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Grand slamThe Grandstand is set to bring the buzz back to the old Turf City at Bukit TimahTay Suan Chiang28 July 2012Move over, Dempsey Hill. The next destination hot spot could well be where horses used to race. Turf City at Bukit Timah is getting a transformation which is expected to be completed by the fourth quarter of this year. It will boast a new look and a new name - The Grandstand, named after the iconic structure of the former Bukit Timah Turf Club.Standing on nearly two million square feet of land, The Grandstand will be the largest lifestyle hub in Bukit Timah. "We envision creating a destination for people to relax and unwind after work or during the weekends and enjoy an unprecedented retail and lifestyle experience amidst the unique serenity and greenery of Bukit Timah," says its developer Benson Tan, CEO of Cogent Land Capital.The Grandstand will be about retail, sports, wellness, enrichment, wining and dining. Among the 25 new tenants who have joined The Grandstand include the TungLok Group which will be introducing two new dining concepts, Hansang Korean Restaurant, and Ristorante Da Valentino, which opened earlier this week.Executive chairman of the TungLok Group Andrew Tjioe says, "We chose to open here since TungLok does not have any restaurant around the Bukit Timah area and we were impressed with the project presentation by the landlord. We believe that the place will become a one-stop destination, rivalling venues such as Holland Village and Dempsey Hill."Katrina Lugartos, spokesman from VeganBurg says, "The Grandstand is right smack in the centre of Singapore. We are also planning to roll out our islandwide delivery once operation is grounded."For Son Mijin, owner of Hansang Korean Restaurant, opening at The Grandstand fulfils her wish to have a bigger restaurant. Her 12,500 sq ft restaurant will be the biggest of her three outlets in Singapore. "A bigger space means I can cater to a bigger crowd and have a central kitchen and a kimchi making factory on the premises," she says.Familiar favourites Jack's Place and Restaurant Hoshigaoka will also be opening at The Grandstand. "Based on our market survey and feedback, there are demands for a casual Western and Japanese family restaurant within the Bukit Timah area," says Jerry Lim, corporate development manager at JP Pepperdine, which manages the restaurants. He adds, "There was a Jack's Place outlet at Sixth Ave during the mid-1990s. We hope to rekindle that lost relationship with our diners."Sulian Tan-Wijaya, senior director for retail and lifestyle at Savills Singapore, the marketing agent for the development, says the new tenants "had to be in retail, lifestyle, enrichment, sports, and F&B which could bring to life The Grandstand's bold vision of creating a strong lifestyle destination in the heart of lush greenery in the prime Bukit Timah district".Food-loving Singaporeans will be happy to hear that "the F&B mix had been carefully curated, comprising a strong line-up of Italian, Chinese, Japanese, Korean, Cuban, and other concepts, with hardly any duplication", says Ms Tan-Wijaya.Local architecture firm Formwerkz is transforming the building, whose makeover price tag could cost a reported $11 million. Attention has been given to showcase the decorative facade elements as well as the A-frame concrete structures. New escalators and elevators are being put in for better access to all areas of the building.Mr. Tan says, "The Grandstand is a modern interpretation of past colonial charm and accentuation of the style and form of yesteryears' modernist architecture." The development comprises two buildings: the seven-storey North Grandstand and the six-storey South Grandstand which are connected to each other with a linkway from the first to fourth storeys.
The North Grandstand will house a majority of The Grandstand's retail, services, and kids' activities offerings. Existing tenant Giant Hypermart, which has been here since 2002, will remain on the ground floor. The second storey will house various F&B outlets. Business catering to kids' activities will be housed on the third storey, while the fourth storey will have retail outlets.The fifth and sixth storeys will cater to sports and fitness businesses. "The seventh storey, with its majestic view of the surrounding Bukit Timah area, will be reserved for a premium F&B concept," says Mr. Tan.Over at the South Grandstand, food will be the main offering on the first and second levels. There will be an open-to-sky courtyard that is flanked by double volume height restaurants that offer outdoor seating, just right for those who like alfresco dining. For the patrons who prefer indoor dining, the South Grandstand's food street offers air-conditioned seating and a wide variety of cuisines from different cultures.On the third storey, there will be more restaurants with a view of the sports field, the former race track. The fourth storey will be dedicated to children-centric activities such as an indoor playground and kid's gym. The fifth and sixth storeys of the South Grandstand will be catered for sporting facilities, spas, and fitness centres.But, hold your horses. Many of the new restaurants and businesses will only be operating from September. The Grandstand is still a major construction site. The hoardings are still up and most of the building has been gutted. However, existing tenants are still going about their business amid the construction.For first-timers, getting to these businesses can be a nightmare, despite the many makeshift signs pasted on walls. Take a wrong turn and you could find yourself walking along a dark corridor that leads to a dead end. Despite the ongoing construction, existing tenants are staying put, although they say business has dropped by as much as 50 per cent since renovations began.Gim Sports, a gymnastics centre for kids and adults, has been at Turf City since 2005. It was the area's rustic charm and central location that attracted it to open there, says its director Jennifer Stimpson. She considered moving her business elsewhere but "it is difficult to find places with high ceilings and we have built up a strong clientele here", she says.Dennis Ang, director of Sunflower Baby House, an infant and childcare centre, says business has dropped by about 20 per cent. "With the dust and noise from the construction, not every parent is willing to leave their children here," he says. He relies on a loyal group of parents to keep his business running. "They understand that things are beyond my control."Existing tenants say they are hopeful that things will get better when renovations are done. "The inconveniences are temporary and when everything is complete, hopefully people will be drawn back to the area and the place will be buzzing," says Lai Han Seng, chief operations officer and vice-principal of JH Kim Taekwondo Institute.The transformation of Turf City to The Grandstand began when Cogent Land Capital, a subsidiary of Cogent Holdings won the bid for the grandstands, main carpark, and hill carpark area last October. Cogent Land's three-year tenancy started in March and can be renewed for another three years.The Grandstand used to be the home of the Bukit Timah Turf Club, until it moved to Kranji in 1999. Singapore Agro Agricultural took over the lease of the building in 2001. Little was done to revamp the building, which was looking its age.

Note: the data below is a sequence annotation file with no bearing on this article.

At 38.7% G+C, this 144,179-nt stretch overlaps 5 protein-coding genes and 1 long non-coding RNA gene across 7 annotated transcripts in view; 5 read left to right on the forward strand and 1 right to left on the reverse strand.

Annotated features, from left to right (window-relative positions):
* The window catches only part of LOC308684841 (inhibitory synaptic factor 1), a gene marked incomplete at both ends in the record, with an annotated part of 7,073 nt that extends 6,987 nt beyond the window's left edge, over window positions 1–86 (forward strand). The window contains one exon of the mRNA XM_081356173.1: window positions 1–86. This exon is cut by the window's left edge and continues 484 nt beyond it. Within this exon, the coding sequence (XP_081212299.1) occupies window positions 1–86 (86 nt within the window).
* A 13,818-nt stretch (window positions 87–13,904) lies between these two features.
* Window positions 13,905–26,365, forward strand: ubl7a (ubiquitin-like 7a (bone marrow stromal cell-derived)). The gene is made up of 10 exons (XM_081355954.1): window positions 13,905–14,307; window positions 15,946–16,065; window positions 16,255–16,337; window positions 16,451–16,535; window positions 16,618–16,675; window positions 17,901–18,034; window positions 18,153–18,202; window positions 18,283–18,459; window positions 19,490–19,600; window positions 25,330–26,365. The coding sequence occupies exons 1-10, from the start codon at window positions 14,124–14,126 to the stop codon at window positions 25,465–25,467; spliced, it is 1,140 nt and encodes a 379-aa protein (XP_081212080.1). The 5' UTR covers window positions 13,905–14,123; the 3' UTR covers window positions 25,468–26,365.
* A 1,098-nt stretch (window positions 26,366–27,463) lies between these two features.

But under its tenure, Giant Hypermart opened in 2002, along with one of Singapore's largest car malls, with over 150 showrooms. Both are still there, although talk is that business is much quieter now. When BT Weekend visited Giant during the week, the produce looked fresh and apart from the retirees, housewives, and expatriates shopping for groceries, the odd sparrow was spotted in one of the aisles.Turf City was also known for its seafood restaurants, including Ah Yat Seafood Restaurant, Unique Seafood Market, and Owen Seafood Restaurant. At lunch time, diners were going about picking out the live fish and crabs. While they have survived, other businesses that have come and gone include The Furniture Mall, The Body Shop, and BreadTalk.With its close proximity to the Bukit Timah residential area, the place has become a hot spot among expats. Existing businesses say that close to half of their clientele are expats. Retail experts are placing their bets that The Grandstand will come out a winner.Allan Chia, head of marketing, at UniSIM's School of Business, says that The Grandstand's proximity to the nearby landed and condominium residences and top schools in the area, "enables it to capture multiple layers of demand".For example, students can head here for various activities. "Parents who shuttle their kids over want ample parking and places to go to pass the time," he says. "From the business point of view, The Grandstand translates into a captive market of shoppers, as there is no neighbouring mall to distract them and it becomes a one-stop place to complete weekly shopping needs and also have a family meal."Lynda Wee, adjunct associate professor in retailing at Nanyang Technological University's Nanyang Business School, suggests that a farmer's market or weekend craft markets can also be held at The Grandstand. "When you have the size, you can offer more choices," she says.Bukit Timah residents are looking forward to The Grandstand's opening. Baker Teo Pau Lin shops at Giant once a week. With most of the area now under construction, she notes that things have gotten quieter and that parking is easier to find. "But I'm excited to have more food options and activities in my area," she says.Accountant Koh Peng Ean has been going to Gim Sports for the last four years, where her daughter does gymnastics training. "For the first time, there is effort to spruce up the building. There is hope that the new Turf City will shape up well," she says.